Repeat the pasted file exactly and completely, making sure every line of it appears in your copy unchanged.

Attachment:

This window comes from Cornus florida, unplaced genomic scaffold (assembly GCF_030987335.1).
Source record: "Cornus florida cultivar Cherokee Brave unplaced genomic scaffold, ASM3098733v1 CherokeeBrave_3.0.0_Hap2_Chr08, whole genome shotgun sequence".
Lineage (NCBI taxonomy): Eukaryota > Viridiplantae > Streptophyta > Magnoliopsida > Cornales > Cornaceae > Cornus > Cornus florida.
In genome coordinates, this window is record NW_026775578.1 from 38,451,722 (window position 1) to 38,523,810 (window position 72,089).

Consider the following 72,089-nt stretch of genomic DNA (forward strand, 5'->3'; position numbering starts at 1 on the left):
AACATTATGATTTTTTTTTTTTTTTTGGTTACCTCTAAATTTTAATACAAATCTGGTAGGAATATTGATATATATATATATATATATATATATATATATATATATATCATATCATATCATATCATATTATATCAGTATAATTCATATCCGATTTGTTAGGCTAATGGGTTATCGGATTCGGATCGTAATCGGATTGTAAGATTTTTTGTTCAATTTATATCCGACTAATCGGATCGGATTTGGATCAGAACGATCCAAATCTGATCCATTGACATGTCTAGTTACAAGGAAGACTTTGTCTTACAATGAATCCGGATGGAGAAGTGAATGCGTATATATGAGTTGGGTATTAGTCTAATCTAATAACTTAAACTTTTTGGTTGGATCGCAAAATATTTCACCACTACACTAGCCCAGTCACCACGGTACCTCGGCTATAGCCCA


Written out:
This window comes from Cornus florida, unplaced genomic scaffold (assembly GCF_030987335.1).
Source record: "Cornus florida cultivar Cherokee Brave unplaced genomic scaffold, ASM3098733v1 CherokeeBrave_3.0.0_Hap2_Chr08, whole genome shotgun sequence".
Lineage (NCBI taxonomy): Eukaryota > Viridiplantae > Streptophyta > Magnoliopsida > Cornales > Cornaceae > Cornus > Cornus florida.
In genome coordinates, this window is record NW_026775578.1 from 38,451,722 (window position 1) to 38,523,810 (window position 72,089).

Consider the following 72,089-nt stretch of genomic DNA (forward strand, 5'->3'; position numbering starts at 1 on the left):
AACATTATGATTTTTTTTTTTTTTTTGGTTACCTCTAAATTTTAATACAAATCTGGTAGGAATATTGATATATATATATATATATATATATATATATATATATATATCATATCATATCATATCATATTATATCAGTATAATTCATATCCGATTTGTTAGGCTAATGGGTTATCGGATTCGGATCGTAATCGGATTGTAAGATTTTTTGTTCAATTTATATCCGACTAATCGGATCGGATTTGGATCAGAACGATCCAAATCTGATCCATTGACATGTCTAGTTACAAGGAAGACTTTGTCTTACAATGAATCCGGATGGAGAAGTGAATGCGTATATATGAGTTGGGTATTAGTCTAATCTAATAACTTAAACTTTTTGGTTGGATCGCAAAATATTTCACCACTACACTAGCCCAGTCACCACGGTACCTCGGCTATAGCCCA